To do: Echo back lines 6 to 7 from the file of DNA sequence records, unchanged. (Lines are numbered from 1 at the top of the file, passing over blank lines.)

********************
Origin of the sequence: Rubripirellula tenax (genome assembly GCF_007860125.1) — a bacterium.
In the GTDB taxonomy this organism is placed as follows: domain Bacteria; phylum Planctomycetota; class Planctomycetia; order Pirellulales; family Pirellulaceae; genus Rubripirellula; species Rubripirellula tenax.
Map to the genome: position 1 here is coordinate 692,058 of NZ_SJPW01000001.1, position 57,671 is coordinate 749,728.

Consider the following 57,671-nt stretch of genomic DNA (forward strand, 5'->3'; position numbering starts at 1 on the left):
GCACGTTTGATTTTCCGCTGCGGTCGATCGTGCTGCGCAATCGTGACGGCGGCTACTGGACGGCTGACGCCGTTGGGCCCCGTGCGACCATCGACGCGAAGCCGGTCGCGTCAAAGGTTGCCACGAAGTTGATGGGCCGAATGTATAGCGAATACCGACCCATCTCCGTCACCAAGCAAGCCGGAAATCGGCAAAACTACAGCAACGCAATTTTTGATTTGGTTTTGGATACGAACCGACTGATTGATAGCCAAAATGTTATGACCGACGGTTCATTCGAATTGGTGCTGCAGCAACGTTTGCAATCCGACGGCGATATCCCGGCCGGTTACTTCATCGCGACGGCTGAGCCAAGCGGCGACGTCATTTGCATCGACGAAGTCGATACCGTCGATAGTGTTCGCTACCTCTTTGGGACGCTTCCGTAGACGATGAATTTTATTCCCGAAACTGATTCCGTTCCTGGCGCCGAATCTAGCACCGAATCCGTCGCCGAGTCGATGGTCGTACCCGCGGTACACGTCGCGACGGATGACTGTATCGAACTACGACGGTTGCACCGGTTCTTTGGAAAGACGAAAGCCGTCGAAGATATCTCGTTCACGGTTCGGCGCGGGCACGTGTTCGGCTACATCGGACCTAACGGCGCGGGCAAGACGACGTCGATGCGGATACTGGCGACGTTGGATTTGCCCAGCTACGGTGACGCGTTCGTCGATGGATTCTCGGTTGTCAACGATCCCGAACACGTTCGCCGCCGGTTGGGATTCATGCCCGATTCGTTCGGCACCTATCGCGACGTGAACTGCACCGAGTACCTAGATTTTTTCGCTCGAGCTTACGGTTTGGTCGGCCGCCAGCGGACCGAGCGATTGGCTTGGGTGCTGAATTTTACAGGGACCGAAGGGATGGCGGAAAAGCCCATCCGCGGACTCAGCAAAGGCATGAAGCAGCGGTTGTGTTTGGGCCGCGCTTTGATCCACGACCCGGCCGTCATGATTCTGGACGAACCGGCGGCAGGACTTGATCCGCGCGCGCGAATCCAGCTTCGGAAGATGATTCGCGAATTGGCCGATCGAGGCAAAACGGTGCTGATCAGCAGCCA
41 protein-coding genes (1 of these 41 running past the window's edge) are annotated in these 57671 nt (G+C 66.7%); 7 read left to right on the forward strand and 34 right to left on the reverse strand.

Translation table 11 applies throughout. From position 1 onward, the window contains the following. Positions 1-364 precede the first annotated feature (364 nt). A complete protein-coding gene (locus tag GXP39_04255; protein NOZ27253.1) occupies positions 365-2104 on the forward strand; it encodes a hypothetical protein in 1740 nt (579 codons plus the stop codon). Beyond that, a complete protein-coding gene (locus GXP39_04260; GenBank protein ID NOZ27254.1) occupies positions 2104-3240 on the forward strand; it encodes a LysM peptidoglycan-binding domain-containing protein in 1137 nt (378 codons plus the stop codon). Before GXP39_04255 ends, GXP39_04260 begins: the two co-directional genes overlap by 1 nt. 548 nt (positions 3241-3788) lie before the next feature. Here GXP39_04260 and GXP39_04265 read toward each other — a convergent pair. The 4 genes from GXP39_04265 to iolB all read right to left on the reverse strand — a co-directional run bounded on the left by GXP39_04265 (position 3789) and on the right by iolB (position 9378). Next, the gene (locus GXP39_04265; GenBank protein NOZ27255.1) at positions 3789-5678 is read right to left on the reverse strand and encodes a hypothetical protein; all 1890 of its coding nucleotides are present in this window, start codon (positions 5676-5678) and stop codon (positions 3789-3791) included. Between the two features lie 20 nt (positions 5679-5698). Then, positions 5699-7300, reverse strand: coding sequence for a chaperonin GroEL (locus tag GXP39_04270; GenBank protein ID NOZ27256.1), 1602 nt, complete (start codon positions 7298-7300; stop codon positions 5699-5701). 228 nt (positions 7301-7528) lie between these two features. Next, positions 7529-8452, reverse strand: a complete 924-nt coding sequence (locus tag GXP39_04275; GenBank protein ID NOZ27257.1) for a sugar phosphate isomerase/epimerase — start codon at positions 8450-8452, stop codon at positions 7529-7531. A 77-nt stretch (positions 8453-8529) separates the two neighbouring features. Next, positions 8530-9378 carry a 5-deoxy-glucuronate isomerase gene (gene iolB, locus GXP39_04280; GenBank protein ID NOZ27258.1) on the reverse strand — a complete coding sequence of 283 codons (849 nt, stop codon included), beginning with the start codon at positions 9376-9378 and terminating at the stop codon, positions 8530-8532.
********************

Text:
41 protein-coding genes (1 of these 41 running past the window's edge) are annotated in these 57671 nt (G+C 66.7%); 7 read left to right on the forward strand and 34 right to left on the reverse strand.

Translation table 11 applies throughout. From position 1 onward, the window contains the following. Positions 1-364 precede the first annotated feature (364 nt). A complete protein-coding gene (locus tag GXP39_04255; protein NOZ27253.1) occupies positions 365-2104 on the forward strand; it encodes a hypothetical protein in 1740 nt (579 codons plus the stop codon). Beyond that, a complete protein-coding gene (locus GXP39_04260; GenBank protein ID NOZ27254.1) occupies positions 2104-3240 on the forward strand; it encodes a LysM peptidoglycan-binding domain-containing protein in 1137 nt (378 codons plus the stop codon). Before GXP39_04255 ends, GXP39_04260 begins: the two co-directional genes overlap by 1 nt. 548 nt (positions 3241-3788) lie before the next feature. Here GXP39_04260 and GXP39_04265 read toward each other — a convergent pair. The 4 genes from GXP39_04265 to iolB all read right to left on the reverse strand — a co-directional run bounded on the left by GXP39_04265 (position 3789) and on the right by iolB (position 9378). Next, the gene (locus GXP39_04265; GenBank protein NOZ27255.1) at positions 3789-5678 is read right to left on the reverse strand and encodes a hypothetical protein; all 1890 of its coding nucleotides are present in this window, start codon (positions 5676-5678) and stop codon (positions 3789-3791) included. Between the two features lie 20 nt (positions 5679-5698). Then, positions 5699-7300, reverse strand: coding sequence for a chaperonin GroEL (locus tag GXP39_04270; GenBank protein ID NOZ27256.1), 1602 nt, complete (start codon positions 7298-7300; stop codon positions 5699-5701). 228 nt (positions 7301-7528) lie between these two features. Next, positions 7529-8452, reverse strand: a complete 924-nt coding sequence (locus tag GXP39_04275; GenBank protein ID NOZ27257.1) for a sugar phosphate isomerase/epimerase — start codon at positions 8450-8452, stop codon at positions 7529-7531. A 77-nt stretch (positions 8453-8529) separates the two neighbouring features. Next, positions 8530-9378 carry a 5-deoxy-glucuronate isomerase gene (gene iolB, locus GXP39_04280; GenBank protein ID NOZ27258.1) on the reverse strand — a complete coding sequence of 283 codons (849 nt, stop codon included), beginning with the start codon at positions 9376-9378 and terminating at the stop codon, positions 8530-8532.